From Jewish publishers to Appalachian poets, Green s cultural study reveals the role of "Mountain Whites" in American racial history. Part One (1880-1935) explores the networks that created American pluralism, revealing Appalachia s essential role in shaping America s understanding of African Americans, Anglos, Jews, Southerners, and Immigrants. Drawing upon archival research and deft close readings of poems, Part Two (1934-1946) delves into the inner-workings of literary history and shows how diverse alliances used four books of poetry about Appalachia to change America s notion of race, region, and pluralism. Green starts with how Jesse Stuart and the Agrarians defended Southern whiteness, follows how James Still appealed to liberals, shows how Muriel Rukeyser put Appalachia at the center of anti-fascism, and ends with how Don West and the Progressives struggled to form interracial labor unions in the South.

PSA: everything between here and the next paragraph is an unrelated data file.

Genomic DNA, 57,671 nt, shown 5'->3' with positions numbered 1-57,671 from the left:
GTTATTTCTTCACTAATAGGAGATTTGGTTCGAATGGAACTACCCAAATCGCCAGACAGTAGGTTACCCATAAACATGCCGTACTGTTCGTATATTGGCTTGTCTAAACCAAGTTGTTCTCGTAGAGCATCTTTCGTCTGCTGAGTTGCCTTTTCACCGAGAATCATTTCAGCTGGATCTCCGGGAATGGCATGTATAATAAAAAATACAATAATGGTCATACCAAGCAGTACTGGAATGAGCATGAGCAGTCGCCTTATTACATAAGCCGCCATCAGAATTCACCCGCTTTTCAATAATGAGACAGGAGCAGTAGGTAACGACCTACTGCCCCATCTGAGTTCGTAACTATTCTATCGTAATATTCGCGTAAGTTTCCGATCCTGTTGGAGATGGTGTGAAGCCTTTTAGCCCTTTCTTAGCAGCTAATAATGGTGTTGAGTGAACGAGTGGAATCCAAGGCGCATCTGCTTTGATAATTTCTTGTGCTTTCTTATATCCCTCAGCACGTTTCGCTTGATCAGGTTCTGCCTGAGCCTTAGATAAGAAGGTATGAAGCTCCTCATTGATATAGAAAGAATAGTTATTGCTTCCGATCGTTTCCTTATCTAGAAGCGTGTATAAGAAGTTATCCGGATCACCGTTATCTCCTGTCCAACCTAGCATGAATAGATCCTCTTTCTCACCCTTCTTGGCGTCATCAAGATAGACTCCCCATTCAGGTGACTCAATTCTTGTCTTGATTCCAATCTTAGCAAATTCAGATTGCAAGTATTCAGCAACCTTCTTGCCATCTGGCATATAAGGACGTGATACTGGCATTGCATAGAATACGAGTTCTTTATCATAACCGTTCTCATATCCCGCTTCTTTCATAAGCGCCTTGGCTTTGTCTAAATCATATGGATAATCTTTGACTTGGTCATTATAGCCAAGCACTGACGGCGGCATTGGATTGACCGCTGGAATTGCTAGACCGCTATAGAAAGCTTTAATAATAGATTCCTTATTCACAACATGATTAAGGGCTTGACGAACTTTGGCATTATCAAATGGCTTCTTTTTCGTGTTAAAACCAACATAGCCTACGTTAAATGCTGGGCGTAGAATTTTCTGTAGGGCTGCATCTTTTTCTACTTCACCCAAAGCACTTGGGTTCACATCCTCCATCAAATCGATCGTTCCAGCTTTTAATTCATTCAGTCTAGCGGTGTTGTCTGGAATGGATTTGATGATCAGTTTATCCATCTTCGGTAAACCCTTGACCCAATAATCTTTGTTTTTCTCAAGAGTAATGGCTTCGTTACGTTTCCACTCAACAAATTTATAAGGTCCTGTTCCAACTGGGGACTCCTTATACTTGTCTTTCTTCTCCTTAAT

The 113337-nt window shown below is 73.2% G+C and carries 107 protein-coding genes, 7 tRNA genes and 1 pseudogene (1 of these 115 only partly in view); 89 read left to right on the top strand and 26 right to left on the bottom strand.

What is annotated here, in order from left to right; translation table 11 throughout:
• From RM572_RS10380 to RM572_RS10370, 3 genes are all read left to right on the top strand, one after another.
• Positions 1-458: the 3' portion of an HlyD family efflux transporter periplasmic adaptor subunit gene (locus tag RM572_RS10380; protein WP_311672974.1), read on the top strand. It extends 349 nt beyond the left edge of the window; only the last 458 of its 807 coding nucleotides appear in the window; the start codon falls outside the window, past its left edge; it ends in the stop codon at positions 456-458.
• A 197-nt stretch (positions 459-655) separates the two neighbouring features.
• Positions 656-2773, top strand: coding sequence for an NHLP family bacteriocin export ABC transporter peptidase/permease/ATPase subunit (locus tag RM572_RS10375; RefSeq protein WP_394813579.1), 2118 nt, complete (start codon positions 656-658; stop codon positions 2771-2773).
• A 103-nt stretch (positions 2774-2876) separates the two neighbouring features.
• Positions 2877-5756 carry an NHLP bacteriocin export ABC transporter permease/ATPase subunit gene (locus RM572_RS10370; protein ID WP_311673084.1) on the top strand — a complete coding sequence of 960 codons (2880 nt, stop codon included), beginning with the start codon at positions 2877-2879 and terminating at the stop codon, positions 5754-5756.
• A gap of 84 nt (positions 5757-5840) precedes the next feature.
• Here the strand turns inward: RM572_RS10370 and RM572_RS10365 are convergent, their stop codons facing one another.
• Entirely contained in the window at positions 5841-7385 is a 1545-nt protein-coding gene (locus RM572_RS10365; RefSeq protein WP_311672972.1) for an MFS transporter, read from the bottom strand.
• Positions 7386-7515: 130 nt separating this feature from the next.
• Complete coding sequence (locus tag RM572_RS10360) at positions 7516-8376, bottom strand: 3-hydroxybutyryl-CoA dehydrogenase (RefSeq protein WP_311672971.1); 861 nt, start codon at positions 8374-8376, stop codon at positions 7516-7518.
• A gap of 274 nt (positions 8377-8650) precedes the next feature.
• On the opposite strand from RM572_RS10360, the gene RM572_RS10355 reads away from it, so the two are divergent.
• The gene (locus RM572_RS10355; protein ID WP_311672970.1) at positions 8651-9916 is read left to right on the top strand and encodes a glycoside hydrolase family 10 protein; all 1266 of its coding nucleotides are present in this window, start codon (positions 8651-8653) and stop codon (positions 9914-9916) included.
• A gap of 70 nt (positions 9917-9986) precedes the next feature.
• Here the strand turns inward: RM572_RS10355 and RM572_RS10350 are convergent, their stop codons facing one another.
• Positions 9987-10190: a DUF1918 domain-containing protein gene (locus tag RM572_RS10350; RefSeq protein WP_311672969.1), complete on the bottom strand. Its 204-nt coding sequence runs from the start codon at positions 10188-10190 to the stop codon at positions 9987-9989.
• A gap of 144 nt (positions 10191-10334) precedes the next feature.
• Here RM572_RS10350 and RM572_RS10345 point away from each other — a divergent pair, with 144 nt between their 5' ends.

CHRIS GREEN is Assistant Professor of English at Marshall University, USA.